Racialized people feel excluded in some Oakville and Burlington neighbourhoods: Halton report
Published November 1, 2022 at 8:48 am
Racialized people feel they don’t belong in some parts of Oakville and Burlington while people who identify as white in Milton feel excluded as racialized and other ‘nonEnglish speaking’ families moved into their neighbourhood.
These are some of the findings from the Belonging and Racial Identity in Halton report released last week from the Canadian Caribbean Association of Halton.
The report explores what can be done to better provide Black, Indigenous and People of Colour (BIPOC) members of the community with a greater sense of inclusion and belonging.
“The Belonging and Racial Identity in Halton report is both timely and revealing,” said Andrew Tyrrell, President of the Canadian Caribbean Association of Halton. “It validates what we already know at the CCAH based on the lived experience of our members— BIPOC residents feel less of a sense of belonging and inclusion in Halton than others for multiple reasons.”
In Halton Region, the total percentage of racialized individuals is nearly the same across Canada at 25 per cent while nearly 10,000 individuals identified as First Nations, Inuit and Métis.
The report summarizes findings from a survey conducted by the Canadian Caribbean Association of Halton and the Oakville Community Foundation.
Among the topics covered, the survey asked how comfortable people feel in Halton Region.
Many said they felt comfortable in their residential areas, and some even stated they felt comfortable and included everywhere in Halton.
But there were some “distinct patterns where racialized and Indigenous people felt they least belonged,” the study noted.
“For those who self-identified as racialized, they indicated some neighbourhoods feel particularly inaccessible, especially Oakville (south east) and Burlington,” the study stated.
Georgetown was “extremely exclusionary” for racialized individuals.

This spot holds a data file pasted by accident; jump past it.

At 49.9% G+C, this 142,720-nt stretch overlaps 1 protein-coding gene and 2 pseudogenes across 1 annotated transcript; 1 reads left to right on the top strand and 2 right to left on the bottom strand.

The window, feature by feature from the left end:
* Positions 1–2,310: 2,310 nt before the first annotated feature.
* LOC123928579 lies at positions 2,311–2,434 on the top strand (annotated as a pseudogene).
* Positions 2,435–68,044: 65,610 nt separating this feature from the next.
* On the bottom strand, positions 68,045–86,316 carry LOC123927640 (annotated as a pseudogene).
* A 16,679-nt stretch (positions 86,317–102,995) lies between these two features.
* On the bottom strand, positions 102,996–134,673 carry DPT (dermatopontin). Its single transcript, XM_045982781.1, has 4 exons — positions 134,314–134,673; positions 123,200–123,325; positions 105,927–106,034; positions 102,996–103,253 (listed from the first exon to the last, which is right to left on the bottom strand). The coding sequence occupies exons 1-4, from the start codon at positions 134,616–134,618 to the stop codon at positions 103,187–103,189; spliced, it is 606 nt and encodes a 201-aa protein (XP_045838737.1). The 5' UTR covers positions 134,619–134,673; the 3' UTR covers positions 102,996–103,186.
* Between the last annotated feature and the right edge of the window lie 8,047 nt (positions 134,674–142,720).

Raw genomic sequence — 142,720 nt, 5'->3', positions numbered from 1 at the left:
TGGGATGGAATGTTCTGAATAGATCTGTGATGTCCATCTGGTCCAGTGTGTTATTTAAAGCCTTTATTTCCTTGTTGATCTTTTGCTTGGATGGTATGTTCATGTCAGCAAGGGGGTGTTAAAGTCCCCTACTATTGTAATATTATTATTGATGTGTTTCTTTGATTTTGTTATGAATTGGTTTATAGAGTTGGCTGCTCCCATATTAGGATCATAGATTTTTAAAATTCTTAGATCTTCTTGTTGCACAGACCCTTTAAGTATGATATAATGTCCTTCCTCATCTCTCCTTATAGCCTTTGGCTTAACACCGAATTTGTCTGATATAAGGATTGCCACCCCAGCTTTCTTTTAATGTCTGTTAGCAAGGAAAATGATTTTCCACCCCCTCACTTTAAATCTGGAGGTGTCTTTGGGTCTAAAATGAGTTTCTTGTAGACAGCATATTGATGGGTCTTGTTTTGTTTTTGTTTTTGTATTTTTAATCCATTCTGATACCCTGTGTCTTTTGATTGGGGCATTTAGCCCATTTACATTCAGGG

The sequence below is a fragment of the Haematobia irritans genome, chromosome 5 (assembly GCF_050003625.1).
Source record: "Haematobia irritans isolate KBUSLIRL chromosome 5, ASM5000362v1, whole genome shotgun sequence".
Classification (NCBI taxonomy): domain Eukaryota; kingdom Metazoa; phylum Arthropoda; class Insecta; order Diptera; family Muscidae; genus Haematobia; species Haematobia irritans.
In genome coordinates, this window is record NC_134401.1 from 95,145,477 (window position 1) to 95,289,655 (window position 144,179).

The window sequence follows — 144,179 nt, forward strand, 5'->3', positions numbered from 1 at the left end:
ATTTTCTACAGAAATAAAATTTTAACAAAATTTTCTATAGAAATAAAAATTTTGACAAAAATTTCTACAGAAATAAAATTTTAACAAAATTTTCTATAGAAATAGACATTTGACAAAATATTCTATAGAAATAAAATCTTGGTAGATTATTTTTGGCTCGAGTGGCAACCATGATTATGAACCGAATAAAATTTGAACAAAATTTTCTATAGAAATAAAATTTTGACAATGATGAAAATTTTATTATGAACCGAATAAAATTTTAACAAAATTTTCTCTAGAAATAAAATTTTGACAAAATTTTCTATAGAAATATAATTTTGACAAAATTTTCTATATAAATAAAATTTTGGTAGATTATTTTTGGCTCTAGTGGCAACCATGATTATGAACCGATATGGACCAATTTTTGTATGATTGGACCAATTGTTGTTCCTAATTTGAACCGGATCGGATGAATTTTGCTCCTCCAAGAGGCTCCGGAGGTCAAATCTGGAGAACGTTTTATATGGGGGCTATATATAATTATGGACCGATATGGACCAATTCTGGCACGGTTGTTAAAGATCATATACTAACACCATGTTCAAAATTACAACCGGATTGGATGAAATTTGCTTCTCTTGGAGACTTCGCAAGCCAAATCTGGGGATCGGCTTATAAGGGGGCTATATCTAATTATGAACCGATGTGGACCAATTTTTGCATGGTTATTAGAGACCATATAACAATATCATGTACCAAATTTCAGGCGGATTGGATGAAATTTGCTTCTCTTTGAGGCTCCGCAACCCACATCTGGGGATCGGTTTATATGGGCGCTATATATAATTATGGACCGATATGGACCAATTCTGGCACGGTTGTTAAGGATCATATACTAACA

Some respondents who identify as white, indicated they felt a greater sense of exclusion as racialized and other ‘nonEnglish speaking’ families moved into their neighbourhood, particularly in Milton.
“Milton has the highest proportion of racialized community members in Halton Region,” the study noted.
Most respondents said their municipality could have cultural events, festivals, sporting events, ethnic food vendors and hair salons that are more representative of them.
Still others felt the survey came too late and Halton Region should focus on action rather than more studies.
“These individuals stated that they had lived in the Region for a significant portion of their lives and if Halton really cared about their diverse community members, they would stop asking what was needed and start doing something substantial,” the study noted.
Some of the recommendations coming out of the report include mandatory workshops/classes for all parents and children in the Halton school system on issues of equity, diversity and inclusion; access to English classes for speakers of other languages; and Indigenous language revitalization projects.
“We believe that the recommendations in this report provide a firm launchpad for institutions to reimagine what the municipal healthcare, political, justice and education systems, and workplaces look and feel like for BIPOC folks who often feel excluded and voiceless in these spaces. As a Region and as good neighbours, we all need to engage in dialogue to bridge ‘tensions’ and find a common ground to maintain harmony in spite of our differences,” said Tyrrell.
To see the complete report visit the Canadian Caribbean Association of Halton website.insauga's Editorial Standards and Policies advertising